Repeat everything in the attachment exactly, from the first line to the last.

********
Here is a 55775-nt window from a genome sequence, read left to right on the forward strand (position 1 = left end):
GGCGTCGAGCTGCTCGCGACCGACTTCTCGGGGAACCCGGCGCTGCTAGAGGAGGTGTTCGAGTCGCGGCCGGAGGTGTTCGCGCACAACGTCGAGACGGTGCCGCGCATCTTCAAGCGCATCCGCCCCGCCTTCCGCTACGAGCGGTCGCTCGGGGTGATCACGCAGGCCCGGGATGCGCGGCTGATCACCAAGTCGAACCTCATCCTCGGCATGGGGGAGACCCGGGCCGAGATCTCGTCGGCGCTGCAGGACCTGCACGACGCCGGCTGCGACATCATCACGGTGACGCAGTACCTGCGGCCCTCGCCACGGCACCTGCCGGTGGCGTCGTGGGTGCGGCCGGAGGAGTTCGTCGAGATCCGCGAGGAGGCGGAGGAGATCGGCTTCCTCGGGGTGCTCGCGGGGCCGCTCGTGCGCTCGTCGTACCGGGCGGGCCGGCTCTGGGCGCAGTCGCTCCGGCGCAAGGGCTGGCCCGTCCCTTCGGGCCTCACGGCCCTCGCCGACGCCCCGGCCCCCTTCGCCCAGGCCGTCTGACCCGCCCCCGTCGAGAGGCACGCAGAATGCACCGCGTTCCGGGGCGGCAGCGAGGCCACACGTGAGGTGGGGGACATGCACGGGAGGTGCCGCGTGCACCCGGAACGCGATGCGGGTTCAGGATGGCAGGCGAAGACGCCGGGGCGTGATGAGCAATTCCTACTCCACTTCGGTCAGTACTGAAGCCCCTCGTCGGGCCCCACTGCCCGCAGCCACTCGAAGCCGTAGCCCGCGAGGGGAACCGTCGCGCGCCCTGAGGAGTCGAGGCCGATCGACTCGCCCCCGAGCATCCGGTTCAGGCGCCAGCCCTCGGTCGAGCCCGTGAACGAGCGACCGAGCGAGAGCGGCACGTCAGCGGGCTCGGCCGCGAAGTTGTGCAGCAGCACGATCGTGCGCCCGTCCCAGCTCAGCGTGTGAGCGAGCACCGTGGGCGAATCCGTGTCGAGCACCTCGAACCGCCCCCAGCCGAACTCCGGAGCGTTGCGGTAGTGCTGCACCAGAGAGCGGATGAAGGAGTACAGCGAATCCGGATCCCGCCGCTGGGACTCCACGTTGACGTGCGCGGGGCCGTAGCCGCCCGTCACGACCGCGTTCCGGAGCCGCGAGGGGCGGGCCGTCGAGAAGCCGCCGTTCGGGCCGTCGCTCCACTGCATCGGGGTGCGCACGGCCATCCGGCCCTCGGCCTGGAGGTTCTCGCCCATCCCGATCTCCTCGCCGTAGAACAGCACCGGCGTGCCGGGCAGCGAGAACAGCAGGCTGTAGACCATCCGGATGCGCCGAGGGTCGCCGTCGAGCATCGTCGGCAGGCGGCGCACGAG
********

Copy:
Here is a 55775-nt window from a genome sequence, read left to right on the forward strand (position 1 = left end):
GGCGTCGAGCTGCTCGCGACCGACTTCTCGGGGAACCCGGCGCTGCTAGAGGAGGTGTTCGAGTCGCGGCCGGAGGTGTTCGCGCACAACGTCGAGACGGTGCCGCGCATCTTCAAGCGCATCCGCCCCGCCTTCCGCTACGAGCGGTCGCTCGGGGTGATCACGCAGGCCCGGGATGCGCGGCTGATCACCAAGTCGAACCTCATCCTCGGCATGGGGGAGACCCGGGCCGAGATCTCGTCGGCGCTGCAGGACCTGCACGACGCCGGCTGCGACATCATCACGGTGACGCAGTACCTGCGGCCCTCGCCACGGCACCTGCCGGTGGCGTCGTGGGTGCGGCCGGAGGAGTTCGTCGAGATCCGCGAGGAGGCGGAGGAGATCGGCTTCCTCGGGGTGCTCGCGGGGCCGCTCGTGCGCTCGTCGTACCGGGCGGGCCGGCTCTGGGCGCAGTCGCTCCGGCGCAAGGGCTGGCCCGTCCCTTCGGGCCTCACGGCCCTCGCCGACGCCCCGGCCCCCTTCGCCCAGGCCGTCTGACCCGCCCCCGTCGAGAGGCACGCAGAATGCACCGCGTTCCGGGGCGGCAGCGAGGCCACACGTGAGGTGGGGGACATGCACGGGAGGTGCCGCGTGCACCCGGAACGCGATGCGGGTTCAGGATGGCAGGCGAAGACGCCGGGGCGTGATGAGCAATTCCTACTCCACTTCGGTCAGTACTGAAGCCCCTCGTCGGGCCCCACTGCCCGCAGCCACTCGAAGCCGTAGCCCGCGAGGGGAACCGTCGCGCGCCCTGAGGAGTCGAGGCCGATCGACTCGCCCCCGAGCATCCGGTTCAGGCGCCAGCCCTCGGTCGAGCCCGTGAACGAGCGACCGAGCGAGAGCGGCACGTCAGCGGGCTCGGCCGCGAAGTTGTGCAGCAGCACGATCGTGCGCCCGTCCCAGCTCAGCGTGTGAGCGAGCACCGTGGGCGAATCCGTGTCGAGCACCTCGAACCGCCCCCAGCCGAACTCCGGAGCGTTGCGGTAGTGCTGCACCAGAGAGCGGATGAAGGAGTACAGCGAATCCGGATCCCGCCGCTGGGACTCCACGTTGACGTGCGCGGGGCCGTAGCCGCCCGTCACGACCGCGTTCCGGAGCCGCGAGGGGCGGGCCGTCGAGAAGCCGCCGTTCGGGCCGTCGCTCCACTGCATCGGGGTGCGCACGGCCATCCGGCCCTCGGCCTGGAGGTTCTCGCCCATCCCGATCTCCTCGCCGTAGAACAGCACCGGCGTGCCGGGCAGCGAGAACAGCAGGCTGTAGACCATCCGGATGCGCCGAGGGTCGCCGTCGAGCATCGTCGGCAGGCGGCGCACGAG